Harris and Ullman's "The Nature of Cities": The Paper's Historical Context and its Impact on Further Research (Elisabeth Lichtenberger)

"The Nature of Cities" and Urban Geography in the Last Half Century (Chauncy D. Harris)

Boyce, Ronald R., ed., ; foreword by Chauncy D. Harris. Ullman, Edward Louis, 1912-1976: Geography as spatial interaction. Seattle : University of Washington Press, 1980. xix, 231 p. : ill. ; 25 cm. Includes index. Bibliography: p. 223-225. [Suzzallo General Stacks: G116 .U44]

Eyre, J.D., ed., A Man for all Regions: The Contributions of Edward L. Ullman to Geography. (Papers of the Fourth Carolina Geographical Symposium. 1977. [Contributors: Boyce, Browning, Getis, Ginsburg, Harris, Mayer, Morrill, Zelinsky]


Selected Citations:

  • Edward Ullman's colleagues and friends, under the leadership of Ron Boyce, published a book of his works in 1970 under the title of Geography as Spatial Interaction (Seattle and London: University of Washington Press, 1980).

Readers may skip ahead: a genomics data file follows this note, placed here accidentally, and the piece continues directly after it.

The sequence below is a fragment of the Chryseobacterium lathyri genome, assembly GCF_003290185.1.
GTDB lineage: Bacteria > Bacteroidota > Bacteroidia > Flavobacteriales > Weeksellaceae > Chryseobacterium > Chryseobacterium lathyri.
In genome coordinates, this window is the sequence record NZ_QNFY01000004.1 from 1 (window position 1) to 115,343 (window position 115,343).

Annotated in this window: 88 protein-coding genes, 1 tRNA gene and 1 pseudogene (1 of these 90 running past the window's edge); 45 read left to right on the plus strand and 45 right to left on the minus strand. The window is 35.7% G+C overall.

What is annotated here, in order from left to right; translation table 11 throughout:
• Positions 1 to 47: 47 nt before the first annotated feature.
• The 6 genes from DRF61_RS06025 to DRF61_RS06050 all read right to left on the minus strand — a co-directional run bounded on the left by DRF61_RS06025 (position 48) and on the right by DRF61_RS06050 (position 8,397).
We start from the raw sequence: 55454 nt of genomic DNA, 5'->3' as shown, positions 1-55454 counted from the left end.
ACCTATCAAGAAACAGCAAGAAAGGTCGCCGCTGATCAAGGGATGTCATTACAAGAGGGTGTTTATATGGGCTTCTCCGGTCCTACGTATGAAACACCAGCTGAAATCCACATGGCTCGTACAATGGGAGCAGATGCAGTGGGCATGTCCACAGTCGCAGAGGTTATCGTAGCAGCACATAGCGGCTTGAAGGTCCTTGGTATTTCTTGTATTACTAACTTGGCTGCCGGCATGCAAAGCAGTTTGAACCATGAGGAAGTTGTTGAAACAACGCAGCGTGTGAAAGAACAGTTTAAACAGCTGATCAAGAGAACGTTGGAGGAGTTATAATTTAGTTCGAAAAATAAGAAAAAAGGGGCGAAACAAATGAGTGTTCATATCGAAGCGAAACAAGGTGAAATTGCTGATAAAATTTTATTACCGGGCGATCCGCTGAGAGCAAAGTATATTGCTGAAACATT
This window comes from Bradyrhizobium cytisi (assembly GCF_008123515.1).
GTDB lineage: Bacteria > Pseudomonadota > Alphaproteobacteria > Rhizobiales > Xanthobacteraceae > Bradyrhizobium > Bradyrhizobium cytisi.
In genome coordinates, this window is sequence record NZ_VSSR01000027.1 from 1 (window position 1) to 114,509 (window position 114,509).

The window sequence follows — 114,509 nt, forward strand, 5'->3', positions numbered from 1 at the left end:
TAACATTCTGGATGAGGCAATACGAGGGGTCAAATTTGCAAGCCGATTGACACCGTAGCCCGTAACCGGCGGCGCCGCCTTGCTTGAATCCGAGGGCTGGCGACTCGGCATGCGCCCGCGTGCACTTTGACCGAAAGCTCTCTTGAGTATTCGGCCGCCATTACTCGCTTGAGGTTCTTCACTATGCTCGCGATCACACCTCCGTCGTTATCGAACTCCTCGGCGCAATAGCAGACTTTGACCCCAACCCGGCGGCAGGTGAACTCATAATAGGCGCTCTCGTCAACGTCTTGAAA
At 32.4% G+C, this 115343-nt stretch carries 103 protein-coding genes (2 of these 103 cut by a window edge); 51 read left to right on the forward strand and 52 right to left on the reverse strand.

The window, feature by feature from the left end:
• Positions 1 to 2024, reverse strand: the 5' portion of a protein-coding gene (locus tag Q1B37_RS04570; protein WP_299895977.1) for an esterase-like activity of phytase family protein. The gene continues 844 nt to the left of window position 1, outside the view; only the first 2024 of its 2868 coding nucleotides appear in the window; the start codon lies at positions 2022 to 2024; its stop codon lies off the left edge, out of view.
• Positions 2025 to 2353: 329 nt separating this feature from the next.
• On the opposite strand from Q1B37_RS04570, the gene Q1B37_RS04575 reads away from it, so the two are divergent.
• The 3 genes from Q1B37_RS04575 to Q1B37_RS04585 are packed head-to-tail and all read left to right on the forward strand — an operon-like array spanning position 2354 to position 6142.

• The Division of Territory in Society copyright © 1995,1996,1997 by Ed Stephan. CHAPTER 9 Time-Minimization and Other Laws. The concentric zone model is almost always followed in textbooks with more recent modifications, notably Hoyt's "Sector Model"[10] and the Harris and Ullman "Multiple Nuclei Model".

  • GLICK, Thomas F., Geo crítica 55. Antes de la revolución cuantitativa: Edward Ullman y la crisis de la geografía en Harvard Col-lecció: GEO CRÍTICA-55 || also here

  • Spatial Interaction ... The American geographer Edward Ullman conceptualized ... spatial interaction among regional economies. Three principles are involved: complementarity, transferability, and intervening opportunity.... [www.nwmissouri.edu/~0500207/l89notes.htm (disconnected)]


Papers & Publications:

Mobile: Industrial Seaport and Trade Center. University of Chicago, 1943, vii-167 pp., maps. (Several portions adopted by others and reprinted in slightly different form as: Mobile: An Economic Appraisal. Bureau of Business Research, University of Alabama, l949. A portion was reprinted as "The City of Mobile, Alabama," in English: Selected Readings. Vol. 1. University of Chicago Press, September 1951.